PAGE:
Desserts

Wellbeing with Nutrition
Nurturing the Mind and Body

Carob is naturally sweet and is said to be somewhat similar to chocolate. Carob has its own subtle flavour which is enhanced by using natural flavours like vanilla. It is best to approach carob as a new taste/flavouring rather than a chocolate replacement. Recipes replacing cocoa with carob powder will require less sugar as carob has a natural sweet taste.

Some Carob Health Benefits:

  • Carob is non stimulating and suitable for those who are sensitive to chocolate
  • Carob contains both soluble and insoluble fibre, which helps support digestion, regulate blood sugar and cholesterol levels.
  • Contains antioxidants like vitamin E, which help to prevent cell damage
  • Carob has the ability to draw water to itself and can be used to treat diarrhoea in children and adults.
  • Carob is rich in polyphenols like carob tannins which contain gallic acid. Gallic acid is analgesic, antiviral, antibacterial and an antioxidant.
  • Contains B vitamins like thiamine, riboflavin, niacin, B6 and folic acid.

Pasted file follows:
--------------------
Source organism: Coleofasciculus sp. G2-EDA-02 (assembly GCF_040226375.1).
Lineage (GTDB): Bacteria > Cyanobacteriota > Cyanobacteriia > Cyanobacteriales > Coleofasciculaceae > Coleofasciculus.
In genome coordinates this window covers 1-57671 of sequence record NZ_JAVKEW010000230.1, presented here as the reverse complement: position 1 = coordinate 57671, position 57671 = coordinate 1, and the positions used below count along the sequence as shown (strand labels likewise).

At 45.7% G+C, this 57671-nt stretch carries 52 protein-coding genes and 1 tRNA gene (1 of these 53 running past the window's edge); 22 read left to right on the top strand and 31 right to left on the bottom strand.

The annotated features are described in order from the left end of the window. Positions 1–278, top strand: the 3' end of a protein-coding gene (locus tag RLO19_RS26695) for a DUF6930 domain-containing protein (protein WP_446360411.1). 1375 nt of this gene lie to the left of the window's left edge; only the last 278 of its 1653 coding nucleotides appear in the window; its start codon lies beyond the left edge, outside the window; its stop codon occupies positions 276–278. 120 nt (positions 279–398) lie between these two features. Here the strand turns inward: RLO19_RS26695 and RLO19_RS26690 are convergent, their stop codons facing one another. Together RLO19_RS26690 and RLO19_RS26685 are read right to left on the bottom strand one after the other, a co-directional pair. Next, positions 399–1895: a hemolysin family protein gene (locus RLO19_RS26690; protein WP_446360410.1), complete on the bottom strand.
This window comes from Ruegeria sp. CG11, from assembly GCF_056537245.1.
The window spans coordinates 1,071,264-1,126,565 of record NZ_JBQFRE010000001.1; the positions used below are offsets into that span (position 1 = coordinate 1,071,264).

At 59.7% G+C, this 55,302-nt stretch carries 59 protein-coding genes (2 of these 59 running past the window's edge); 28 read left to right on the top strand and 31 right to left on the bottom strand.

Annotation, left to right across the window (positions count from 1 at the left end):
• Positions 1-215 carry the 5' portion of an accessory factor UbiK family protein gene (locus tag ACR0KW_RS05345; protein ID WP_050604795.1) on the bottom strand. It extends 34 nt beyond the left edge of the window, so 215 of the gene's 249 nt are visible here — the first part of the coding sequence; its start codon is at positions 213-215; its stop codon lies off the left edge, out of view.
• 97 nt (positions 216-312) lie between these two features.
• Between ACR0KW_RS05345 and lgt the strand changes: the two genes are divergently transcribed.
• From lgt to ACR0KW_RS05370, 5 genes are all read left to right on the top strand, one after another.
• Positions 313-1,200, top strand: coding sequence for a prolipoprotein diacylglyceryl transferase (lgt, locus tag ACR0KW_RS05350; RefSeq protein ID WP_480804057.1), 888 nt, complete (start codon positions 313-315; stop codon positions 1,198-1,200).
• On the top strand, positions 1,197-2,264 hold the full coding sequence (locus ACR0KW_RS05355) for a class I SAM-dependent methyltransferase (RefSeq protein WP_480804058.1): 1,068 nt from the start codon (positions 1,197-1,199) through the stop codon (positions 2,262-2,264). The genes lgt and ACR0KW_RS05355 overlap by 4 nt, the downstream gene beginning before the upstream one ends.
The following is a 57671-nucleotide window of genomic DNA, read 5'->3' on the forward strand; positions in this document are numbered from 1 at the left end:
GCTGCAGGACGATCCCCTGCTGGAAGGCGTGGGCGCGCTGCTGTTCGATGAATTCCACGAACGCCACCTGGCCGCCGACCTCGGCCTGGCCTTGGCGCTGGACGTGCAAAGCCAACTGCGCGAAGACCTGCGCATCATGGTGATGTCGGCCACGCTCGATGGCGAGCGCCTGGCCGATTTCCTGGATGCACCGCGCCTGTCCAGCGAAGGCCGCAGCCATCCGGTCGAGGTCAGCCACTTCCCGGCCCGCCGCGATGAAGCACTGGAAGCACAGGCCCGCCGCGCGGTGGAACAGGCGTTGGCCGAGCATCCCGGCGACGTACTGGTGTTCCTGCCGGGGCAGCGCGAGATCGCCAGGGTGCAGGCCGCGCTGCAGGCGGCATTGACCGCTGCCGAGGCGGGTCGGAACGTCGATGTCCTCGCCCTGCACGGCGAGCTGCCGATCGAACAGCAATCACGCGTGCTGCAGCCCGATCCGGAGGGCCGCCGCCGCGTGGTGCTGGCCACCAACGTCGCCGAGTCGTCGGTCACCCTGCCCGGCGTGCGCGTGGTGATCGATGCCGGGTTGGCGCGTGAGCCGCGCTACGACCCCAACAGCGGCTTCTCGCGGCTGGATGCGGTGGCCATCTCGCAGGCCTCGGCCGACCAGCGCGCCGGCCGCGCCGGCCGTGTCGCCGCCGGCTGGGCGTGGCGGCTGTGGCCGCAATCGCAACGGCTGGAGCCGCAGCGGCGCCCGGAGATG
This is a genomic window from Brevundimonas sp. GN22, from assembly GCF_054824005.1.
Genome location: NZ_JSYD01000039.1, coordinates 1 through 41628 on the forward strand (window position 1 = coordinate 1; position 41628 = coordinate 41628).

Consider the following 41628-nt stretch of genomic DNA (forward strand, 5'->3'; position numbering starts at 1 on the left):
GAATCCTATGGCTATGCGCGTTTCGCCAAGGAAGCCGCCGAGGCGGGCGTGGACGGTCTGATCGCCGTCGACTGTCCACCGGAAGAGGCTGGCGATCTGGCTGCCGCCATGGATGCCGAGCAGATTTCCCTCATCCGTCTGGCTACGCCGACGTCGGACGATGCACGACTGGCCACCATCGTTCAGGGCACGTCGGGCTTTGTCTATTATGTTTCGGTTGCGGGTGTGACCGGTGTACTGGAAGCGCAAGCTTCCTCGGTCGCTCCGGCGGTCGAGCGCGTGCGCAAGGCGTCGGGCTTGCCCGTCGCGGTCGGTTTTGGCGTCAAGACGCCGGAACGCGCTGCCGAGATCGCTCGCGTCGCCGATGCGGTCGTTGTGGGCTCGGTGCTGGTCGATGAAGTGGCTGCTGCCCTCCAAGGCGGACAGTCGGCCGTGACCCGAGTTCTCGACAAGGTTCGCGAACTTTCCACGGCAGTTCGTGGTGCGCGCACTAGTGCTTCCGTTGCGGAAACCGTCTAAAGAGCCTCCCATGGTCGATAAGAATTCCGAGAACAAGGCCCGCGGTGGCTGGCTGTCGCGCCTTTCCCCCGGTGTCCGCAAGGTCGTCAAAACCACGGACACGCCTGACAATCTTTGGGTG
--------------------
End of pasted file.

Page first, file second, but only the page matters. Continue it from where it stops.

• Carob is a source of minerals like calcium, potassium, iron and magnesium.

Carob may be used to flavour cakes and cold desserts like smoothies or it can also be made into a carob bar or used to coat fruit.

Ingredients

2 tbsp carob powder
2 tbsp virgin coconut oil
1 tbsp liquid sweetener (raw honey, maple syrup or date syrup)
A selection of chopped fruit (Banana, strawberry, mango, pineapple etc)

Method

  1. Melt coconut oil on a gentle heat   
  2. Remove from heat and stir in carob powder and sweetener (honey, maple or date syrup)
  3. Place in the fridge for a few minutes. As carob mixture cools it starts to thicken.
  4. When carob mixture is thick enough to coat the back of a spoon use cocktail sticks to dip pieces of the chopped fruit into the carob mixture
  5. Lay the coated fruit onto a piece of wax-paper
  6. Refrigerate until set
 
Garlic_02.jpg